|Title:||Boosting zinc metal anodes performance via interface engineering : reaction kinetics, morphology control and electrochemical reversibility|
|Advisors:||Zhang, Biao (AP)|
Huang, Haitao (AP)
|Subject:||Zinc ion batteries|
Electric batteries -- Materials
Storage batteries -- Materials
Hong Kong Polytechnic University -- Dissertations
|Department:||Department of Applied Physics|
|Pages:||xxii, 155 pages : color illustrations|
|Abstract:||Aqueous Zn metal batteries with economic, nontoxic, and intrinsically nonflammable superiority are regarded as the reliable energy storage candidates to complement the conventional Li-ion batteries. A variety of cathode materials have been developed with decent electrochemical performance. Turning to the anode side, despite a high volumetric capacity of 5851 mAh/cm3 for Zn metal, their commercial application is highly plagued by the poor reversibility primarily related to the dendrite growth. This thesis aims to achieve reversible Zn metal anodes through interface engineering.|
First, we examine the potential effect of desolvation kinetics on Zn deposition/stripping behavior. Acetonitrile (AN) co-solvent with a strong solvation ability is introduced into the electrolytes. The enhanced intermolecular interactions between Zn2+ and the mixed H2O/AN solvents lead to the supersaturating of adatoms on the electrode. Consequently, homogeneous nucleation and smooth growth of Zn are enabled for achieving a high average Coulombic efficiency of ~99.64%. Similarly, an oligomer poly(ethylene glycol) dimethyl ether is developed as a competitive solvent to further regulate the electrode/electrolyte interface for homogenous Zn nucleation. It can shift the water-occupied interface into oligomer one through preferential Zn surface adsorption, enabling increased nucleation sites and dendrite-free Zn morphologies. Furthermore, it also weakens the water/water and water/Zn2+ interaction through rich ether groups and strong solvation ability, alleviating the parasitic reactions. Thanks to these synergistic features, the Zn deposition/stripping lifetime is over tenfold increased at both low and high temperatures.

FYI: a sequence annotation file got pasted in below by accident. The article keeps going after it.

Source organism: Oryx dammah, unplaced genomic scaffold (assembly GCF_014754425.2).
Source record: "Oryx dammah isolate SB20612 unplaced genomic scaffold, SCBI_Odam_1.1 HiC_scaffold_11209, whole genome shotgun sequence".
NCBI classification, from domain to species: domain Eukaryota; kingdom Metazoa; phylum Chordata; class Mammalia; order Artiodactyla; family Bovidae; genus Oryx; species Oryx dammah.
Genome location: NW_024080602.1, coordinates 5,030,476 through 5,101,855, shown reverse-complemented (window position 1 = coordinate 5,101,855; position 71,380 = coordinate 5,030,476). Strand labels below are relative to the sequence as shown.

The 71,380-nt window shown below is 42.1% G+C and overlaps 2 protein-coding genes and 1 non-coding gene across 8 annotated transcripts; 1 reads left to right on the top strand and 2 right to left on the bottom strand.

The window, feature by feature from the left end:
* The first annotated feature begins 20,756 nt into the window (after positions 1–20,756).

Along with electrolyte optimization, a simple electrochemical method, pulsed cycling protocol, is proposed to control Zn nucleation. Specifically, we demonstrate the dual and contradictory roles of current density (J) in kinetics and thermodynamics using Zn metal anode as a model system. The well-known former renders decreased Sand's time (τ) and deteriorative cycling stability, while the commonly overlooked latter provides larger extra energy that accelerates nucleation rate (νn). Based on the discoveries, an initial high J (IHJ) cycling protocol is proposed to form sufficient nuclei at a high J for guiding subsequent metal deposition at the lower J, achieving high-performance Zn, Li, and K metal batteries.
Besides the Zn nucleation optimization, we also regulate the subsequent Zn growth process by constructing a metallic tin-coated separator. Its conductivity helps homogenize Zn2+ flux and delays the initiation of Zn dendrites, while its zincophilicity enables face-to-face Zn growth and eliminates the inevitably formed Zn dendrites. Accordingly, a dramatically improved cycle life of 1000 h (5 mA/cm2, 5 mAh/cm2) is realized on Zn/Zn symmetric cells. Furthermore, we demonstrate that the approach could be readily extended to Na/K metal anodes.
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